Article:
How fast is the urban mobility landscape changing? Last year, when Navigant Research published its Carsharing Programs report, San Francisco, California-based rideshare company Lyft operated in around four U.S. cities and touted 30,000 members. A year later, Lyft operates in 30 U.S. cities and, in April, the company raised $250 million in a Series D investment round. Lyft immediately began making moves to secure greater market share by lowering its prices in all cities by up to 20%. Meanwhile, Uber, the U.S. leader in app-based car services, continues to add new UberX service locations, including one in Singapore, after raising $258 million in funding in August 2013.
Granted, Uber and Lyft are not carsharing companies exactly. They are mainly alternatives to taxi or livery services. But they do share DNA with carsharing. These companies operate somewhat like peer-to-peer (P2P) carsharing services, such as Relay Rides, which also serve as a way for non-professional drivers and those in need of a car to connect, as well as to maximize the utility of someone’s underutilized car. And, P2P car services could compete with one-way carsharing, a business model that has taken off in the past few years thanks to companies like Autolib’, car2go, and DriveNow. These services are all part of the new collaborative economy, which depends on a radically new attitude toward car ownership and the ubiquity of smart devices, apps, and software that makes the collaboration as seamless as possible.
The dramatic growth of P2P car services is just one example of how dramatically the transportation landscape is changing, with a clear shift away from the privately owned car as a primary transportation mode. Yes, this change is still largely concentrated in major urban areas and in developed countries. Meanwhile, rising car markets (like China) continue to show increases in sales to first-time car buyers, even as the pace of auto sales growth has slowed somewhat. Still, in a world that is becoming increasingly urbanized, and with the rise of megacities (cities with populations of 10 million or more), this mobility transformation is going to spread. In the world’s large cities, automakers will find their businesses increasingly squeezed by a range of other transportation options, including the P2P car services and carsharing.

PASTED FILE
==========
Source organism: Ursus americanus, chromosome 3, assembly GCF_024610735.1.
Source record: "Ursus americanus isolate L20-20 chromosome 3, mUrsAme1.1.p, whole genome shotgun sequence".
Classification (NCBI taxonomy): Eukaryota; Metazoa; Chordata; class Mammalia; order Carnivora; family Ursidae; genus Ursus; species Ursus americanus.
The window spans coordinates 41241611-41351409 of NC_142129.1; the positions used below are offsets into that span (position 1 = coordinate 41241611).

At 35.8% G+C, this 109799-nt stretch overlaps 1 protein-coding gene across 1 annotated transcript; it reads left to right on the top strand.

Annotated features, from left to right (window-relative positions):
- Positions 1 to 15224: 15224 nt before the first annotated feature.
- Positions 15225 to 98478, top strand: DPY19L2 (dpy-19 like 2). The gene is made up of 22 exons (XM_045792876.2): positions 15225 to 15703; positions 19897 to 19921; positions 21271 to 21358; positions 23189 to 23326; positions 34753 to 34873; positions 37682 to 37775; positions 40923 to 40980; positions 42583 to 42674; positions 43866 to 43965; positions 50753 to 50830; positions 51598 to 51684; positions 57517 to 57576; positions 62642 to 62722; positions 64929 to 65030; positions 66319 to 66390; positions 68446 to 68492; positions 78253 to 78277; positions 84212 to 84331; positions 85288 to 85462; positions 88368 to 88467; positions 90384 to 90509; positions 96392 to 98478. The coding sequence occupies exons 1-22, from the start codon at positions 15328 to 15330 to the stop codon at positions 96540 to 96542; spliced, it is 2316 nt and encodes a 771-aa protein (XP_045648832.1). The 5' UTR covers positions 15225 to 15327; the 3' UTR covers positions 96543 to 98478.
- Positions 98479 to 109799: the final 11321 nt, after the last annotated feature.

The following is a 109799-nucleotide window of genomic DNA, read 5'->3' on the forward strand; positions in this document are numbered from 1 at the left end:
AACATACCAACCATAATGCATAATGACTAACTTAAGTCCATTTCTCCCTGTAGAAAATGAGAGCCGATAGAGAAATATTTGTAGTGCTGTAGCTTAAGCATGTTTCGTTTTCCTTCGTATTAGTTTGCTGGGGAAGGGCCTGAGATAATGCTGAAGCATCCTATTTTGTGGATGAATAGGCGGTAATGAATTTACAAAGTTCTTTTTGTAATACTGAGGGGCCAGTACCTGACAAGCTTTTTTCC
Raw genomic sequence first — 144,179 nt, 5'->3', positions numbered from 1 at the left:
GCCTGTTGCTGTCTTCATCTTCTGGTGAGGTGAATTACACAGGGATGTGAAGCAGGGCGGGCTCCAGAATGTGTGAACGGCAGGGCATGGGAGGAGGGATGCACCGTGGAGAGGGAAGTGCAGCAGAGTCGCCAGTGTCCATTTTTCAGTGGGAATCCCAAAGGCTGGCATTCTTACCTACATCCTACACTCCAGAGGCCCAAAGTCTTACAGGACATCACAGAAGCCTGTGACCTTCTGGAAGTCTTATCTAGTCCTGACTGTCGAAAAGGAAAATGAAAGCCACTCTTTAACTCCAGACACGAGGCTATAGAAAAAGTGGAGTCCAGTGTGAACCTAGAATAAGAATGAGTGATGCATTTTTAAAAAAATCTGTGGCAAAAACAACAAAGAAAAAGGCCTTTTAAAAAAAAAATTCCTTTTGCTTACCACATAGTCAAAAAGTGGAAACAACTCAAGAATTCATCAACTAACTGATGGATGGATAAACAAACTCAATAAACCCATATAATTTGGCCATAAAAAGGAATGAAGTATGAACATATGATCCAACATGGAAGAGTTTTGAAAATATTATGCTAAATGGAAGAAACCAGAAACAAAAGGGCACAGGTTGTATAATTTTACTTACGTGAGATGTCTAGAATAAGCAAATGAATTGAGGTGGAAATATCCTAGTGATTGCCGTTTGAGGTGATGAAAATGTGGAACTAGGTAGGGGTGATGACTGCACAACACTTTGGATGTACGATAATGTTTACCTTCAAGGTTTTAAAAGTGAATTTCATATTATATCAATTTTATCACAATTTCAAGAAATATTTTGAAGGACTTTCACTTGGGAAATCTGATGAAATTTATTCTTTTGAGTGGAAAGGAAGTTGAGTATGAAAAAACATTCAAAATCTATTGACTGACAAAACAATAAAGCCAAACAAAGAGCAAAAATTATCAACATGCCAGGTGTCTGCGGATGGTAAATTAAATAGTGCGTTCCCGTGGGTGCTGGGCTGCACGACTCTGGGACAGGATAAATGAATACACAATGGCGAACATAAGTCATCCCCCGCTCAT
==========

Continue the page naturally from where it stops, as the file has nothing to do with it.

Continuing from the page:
How much of a threat will these options be to car companies? Carsharing will cut into car sales to some degree, but based on Navigant Research’s forecasts, vehicle sales reductions directly related to carsharing will be tiny compared to the total passenger car market, which globally reached around 82 million in 2013. But the broader transformation of urban mobility will have an impact on auto sales, as the many options for personal mobility make it easy to forgo buying a car during the time that fuel costs will be rising, along with the indirect costs of driving such as parking and traffic congestion.
This helps explain automakers’ interest in offering carsharing, which has the potential to provide substantial revenue. BMW and Daimler in particular each came roaring into this market in the last 18 months, capturing significant market share in the European cities where they operate. Daimler reports having 600,000 members in its car2go service, while BMW reports 215,000 members in DriveNow. In the Navigant Research report Alternative Revenue Streams for Automakers, revenue from original equipment manufacturer (OEM)-owned carsharing services is forecast to be in the billions as overall demand for collaborative car ownership grows and more OEMs enter this market. Carsharing represents a prime opportunity for automakers to ensure they play a central role in the changing mobility landscape.